This volleying for placement on the Thanksgiving table was never so much about the food items themselves. It was all about sharing, albeit long-distance, the depth of consideration. We did all of this together.
To my mother, family really was the only thing that mattered to her. To spend so much time minutely and painstakingly preparing for a family occasion was always time well spent. And if we could go through that process together, it was all that much more delicious.
Lesson 2: Know what you REALLY need. Look carefully, choose carefully, and remember, most everything freezes—if you wrap it carefully.
3. Set the Table Early
My mother’s ritual of setting the table up to two weeks in advance used to baffle people who’d stop by. When it was just my parents at home, they “ate in the kitchen” of course, so there was no reason to wait until the last minute to set the table. Not be a newcomer to the pre-Thanksgiving festivities and rituals, I knew there was more to this early table-setting plan. There were three big reasons why my mother spent time setting the table so far in advance:
- First, she was extremely possessive of the limited time we’d have to be together over the holiday. She never wanted to “waste a minute doing something she could do ahead of time.” Her “I can sleep later when you leave” approach to life is a trait I definitely get from my mother.
- Second, my mother liked to savor—and control—the preparations. As long as she didn’t have to rush, she really didn’t want help. Monday, she’d shop. Tuesday, she’d cook. Late Tuesday night, with the house to herself as my dad slept in front of the TV, she’d slowly and delightedly get down “the good dishes” and begin to meticulously set the table. Keep in mind that on my mother’s calendar, the Tuesday before could be any Tuesday in November. Two weeks early was typical. You really couldn’t be too early to set the table. Dust? Not an issue; you simply covered the completely set table with a clean top sheet.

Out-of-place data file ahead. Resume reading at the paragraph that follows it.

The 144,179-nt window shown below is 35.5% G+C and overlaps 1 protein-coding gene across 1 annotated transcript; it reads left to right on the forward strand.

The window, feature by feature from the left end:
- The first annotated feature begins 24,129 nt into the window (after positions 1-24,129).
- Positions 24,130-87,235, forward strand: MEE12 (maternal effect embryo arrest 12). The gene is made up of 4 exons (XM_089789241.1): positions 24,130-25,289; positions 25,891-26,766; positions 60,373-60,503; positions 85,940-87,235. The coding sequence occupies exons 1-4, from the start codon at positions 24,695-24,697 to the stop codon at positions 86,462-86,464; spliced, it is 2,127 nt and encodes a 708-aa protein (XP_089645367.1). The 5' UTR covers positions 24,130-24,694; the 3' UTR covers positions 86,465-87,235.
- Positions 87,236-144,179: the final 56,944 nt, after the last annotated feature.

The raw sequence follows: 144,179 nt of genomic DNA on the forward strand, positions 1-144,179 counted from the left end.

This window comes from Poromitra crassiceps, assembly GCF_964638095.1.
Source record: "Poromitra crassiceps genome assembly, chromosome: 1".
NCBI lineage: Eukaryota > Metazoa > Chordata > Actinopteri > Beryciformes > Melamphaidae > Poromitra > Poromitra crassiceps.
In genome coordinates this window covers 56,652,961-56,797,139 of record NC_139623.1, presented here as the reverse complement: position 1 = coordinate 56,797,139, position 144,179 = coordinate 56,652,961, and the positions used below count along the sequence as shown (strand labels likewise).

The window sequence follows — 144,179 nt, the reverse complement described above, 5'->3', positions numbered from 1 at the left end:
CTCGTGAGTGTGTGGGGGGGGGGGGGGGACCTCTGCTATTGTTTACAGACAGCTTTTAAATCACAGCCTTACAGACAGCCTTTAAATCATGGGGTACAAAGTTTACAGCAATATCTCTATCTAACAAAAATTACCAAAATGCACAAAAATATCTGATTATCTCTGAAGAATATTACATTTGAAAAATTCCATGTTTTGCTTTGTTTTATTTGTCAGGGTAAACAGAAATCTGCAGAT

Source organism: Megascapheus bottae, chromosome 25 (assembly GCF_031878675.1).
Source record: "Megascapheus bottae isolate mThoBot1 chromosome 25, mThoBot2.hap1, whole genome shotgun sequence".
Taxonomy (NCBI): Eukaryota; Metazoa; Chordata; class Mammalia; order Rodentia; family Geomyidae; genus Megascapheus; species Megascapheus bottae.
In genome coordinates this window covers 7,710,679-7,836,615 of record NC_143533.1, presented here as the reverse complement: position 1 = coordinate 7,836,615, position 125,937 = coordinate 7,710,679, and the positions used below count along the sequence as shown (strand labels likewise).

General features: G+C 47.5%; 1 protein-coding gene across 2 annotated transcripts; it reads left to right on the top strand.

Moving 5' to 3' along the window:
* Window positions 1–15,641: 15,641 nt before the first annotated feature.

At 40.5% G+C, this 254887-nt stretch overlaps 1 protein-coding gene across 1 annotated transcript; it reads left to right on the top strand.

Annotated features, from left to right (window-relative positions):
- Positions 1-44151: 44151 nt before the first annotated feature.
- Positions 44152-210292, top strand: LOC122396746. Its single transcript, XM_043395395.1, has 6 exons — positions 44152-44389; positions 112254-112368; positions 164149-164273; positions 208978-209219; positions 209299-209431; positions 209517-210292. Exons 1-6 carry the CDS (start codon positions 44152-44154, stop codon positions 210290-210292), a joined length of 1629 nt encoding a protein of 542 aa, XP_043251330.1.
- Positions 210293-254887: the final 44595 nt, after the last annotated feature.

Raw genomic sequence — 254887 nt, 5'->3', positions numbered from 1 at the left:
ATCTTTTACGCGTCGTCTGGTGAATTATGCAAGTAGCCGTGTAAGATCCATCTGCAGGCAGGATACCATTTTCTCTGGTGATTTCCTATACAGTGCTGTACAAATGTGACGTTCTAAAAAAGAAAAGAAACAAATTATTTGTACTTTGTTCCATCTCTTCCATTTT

- Finally, setting the table early gave her a preview of the event’s headcount and dynamic. Never one to use placards unless there was a true rift among guests, my mother had what appeared to be a natural flair for deftly directing people to seats in various table positions. All of such maneuvers were designed to maximize success (and keep the stuffing away from my father’s end of the table). In reality, it was more than flair. It was well rehearsed, considered, and the level of care was on par with your average seating chart for a Waldorf wedding.
At my mother’s table, there was always room for one more person, a mysterious third cousin or an uncle we only saw at Thanksgiving. Just like the corn pudding and green beans, we discussed all of this, too.
We both knew Uncle Harold was never off the list. It was just part of the process. By setting the table early, my mother could gauge exactly how many more she could add to the headcount. And she always did.
Lesson 3: It’s only when you put in the work ahead of time that it is easy to make it look easy. Whatever it is.
What memories or lessons do these spark for you? We hope you’ll share a comment below.
Stay tuned for our next post on Tuesday. The next three lessons of the Ten Turkey Teachings from My First Favorite Teacher are all about the “days and nights” of Thanksgiving itself.
- Wait to DO the bread.
- Time travel—four days for 14 minutes.
- More than leftovers are left over.